Watermelon

(Citrullus lanatus) Watermelons originated in the Kalahari Desert region of Africa, where its ability to take up water and store it in the developing fruit made it an invaluable “living canteen.” But those watermelons were bitter, and tasted nothing like the sweet summer treat we know today. They were domesticated thousands of years ago in south-central Africa, depicted in Egyptian tomb paintings, and may have been grown in India since about 1000 A.D. The crop reached America much later, carried by enslaved people from Africa. Appreciated by Native Americans, the seeds became popular for trading and spread quickly. Watermelons come in all sizes and a diverse range of flesh color, from the familiar pink-red to yellow and even white. Watermelon loves heat; in most climates it can be direct sown into the garden once soil is warm. Direct sowing is highly suggested as transplanting often stunts the plants badly. Direct sow well after chance of frost has passed and soil has reliably warmed. Ideal germination temperature is 70-95F. Sow seeds 1/2 to 1 inch deep. The rule of thumb is to plant 3 seeds together and carefully thin to the strongest single seedling. Space the plants 3 feet apart in rows 6-8 feet apart and be sure to mulch the rows just after planting or before the vines take off. Too many gardeners accidentally destroy their growing watermelon fruit as they stumble through the vines trying to pick weeds. By laying mulch you can keep the weeds at bay until the vines eventually cover the soil up and suppress the weeds themselves. Mulch also helps to keep the soil temperature warmer and more even, which the plants wil appreciate. The soil should be rich and well amended with compost or manure. Grow in full sun, preferably where no other melons, squashes or cucumbers have grown in the last three years.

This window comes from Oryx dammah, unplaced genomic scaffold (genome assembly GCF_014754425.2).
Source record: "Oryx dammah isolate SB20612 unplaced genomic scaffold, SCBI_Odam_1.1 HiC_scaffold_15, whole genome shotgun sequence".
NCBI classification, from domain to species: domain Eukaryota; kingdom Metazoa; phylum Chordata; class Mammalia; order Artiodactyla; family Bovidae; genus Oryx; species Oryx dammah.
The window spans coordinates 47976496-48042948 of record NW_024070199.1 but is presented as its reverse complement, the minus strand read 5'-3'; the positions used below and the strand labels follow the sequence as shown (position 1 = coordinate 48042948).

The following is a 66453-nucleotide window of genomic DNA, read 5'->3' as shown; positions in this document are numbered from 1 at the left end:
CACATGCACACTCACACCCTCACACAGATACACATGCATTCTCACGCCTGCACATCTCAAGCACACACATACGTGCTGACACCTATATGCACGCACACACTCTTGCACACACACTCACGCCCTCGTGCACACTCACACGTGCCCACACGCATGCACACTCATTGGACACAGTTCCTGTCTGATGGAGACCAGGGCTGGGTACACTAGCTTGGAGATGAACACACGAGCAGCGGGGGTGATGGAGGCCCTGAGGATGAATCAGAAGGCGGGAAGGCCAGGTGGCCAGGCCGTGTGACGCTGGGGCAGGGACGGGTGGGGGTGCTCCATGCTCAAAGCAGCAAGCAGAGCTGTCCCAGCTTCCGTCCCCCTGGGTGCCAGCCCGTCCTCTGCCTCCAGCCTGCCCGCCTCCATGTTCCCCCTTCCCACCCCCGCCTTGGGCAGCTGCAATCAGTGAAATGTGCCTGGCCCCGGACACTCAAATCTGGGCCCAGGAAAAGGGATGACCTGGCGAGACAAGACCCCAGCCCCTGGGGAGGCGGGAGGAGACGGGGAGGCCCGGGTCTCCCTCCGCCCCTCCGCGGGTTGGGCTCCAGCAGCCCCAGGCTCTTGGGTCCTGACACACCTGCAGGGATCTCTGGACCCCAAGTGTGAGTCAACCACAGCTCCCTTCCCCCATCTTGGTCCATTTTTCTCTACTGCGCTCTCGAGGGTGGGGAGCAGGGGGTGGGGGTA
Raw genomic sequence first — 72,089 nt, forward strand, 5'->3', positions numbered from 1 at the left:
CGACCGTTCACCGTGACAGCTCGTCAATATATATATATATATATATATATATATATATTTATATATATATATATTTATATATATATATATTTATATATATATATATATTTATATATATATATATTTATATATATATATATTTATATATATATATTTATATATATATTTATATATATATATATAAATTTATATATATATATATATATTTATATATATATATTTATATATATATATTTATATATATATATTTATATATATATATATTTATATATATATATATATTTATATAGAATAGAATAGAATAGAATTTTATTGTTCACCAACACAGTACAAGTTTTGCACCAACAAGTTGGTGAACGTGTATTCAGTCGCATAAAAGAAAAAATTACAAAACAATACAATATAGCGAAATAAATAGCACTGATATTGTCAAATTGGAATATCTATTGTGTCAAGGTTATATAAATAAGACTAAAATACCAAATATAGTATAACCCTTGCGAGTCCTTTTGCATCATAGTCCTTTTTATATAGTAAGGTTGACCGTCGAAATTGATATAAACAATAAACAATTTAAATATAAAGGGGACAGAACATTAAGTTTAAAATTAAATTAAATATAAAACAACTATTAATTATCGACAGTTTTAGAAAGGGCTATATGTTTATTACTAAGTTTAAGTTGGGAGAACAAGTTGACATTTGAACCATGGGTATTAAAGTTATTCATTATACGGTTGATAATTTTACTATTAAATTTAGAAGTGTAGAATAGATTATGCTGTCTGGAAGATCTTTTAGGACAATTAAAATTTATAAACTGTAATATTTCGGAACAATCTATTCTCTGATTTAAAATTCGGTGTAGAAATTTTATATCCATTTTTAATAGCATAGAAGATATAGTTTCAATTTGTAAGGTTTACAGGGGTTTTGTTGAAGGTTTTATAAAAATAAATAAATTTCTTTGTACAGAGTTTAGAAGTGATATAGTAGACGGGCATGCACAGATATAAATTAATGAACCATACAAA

COOK IT! Watermelon Recipes HERE

GROW IT! Watermelon Growing Tips HERE

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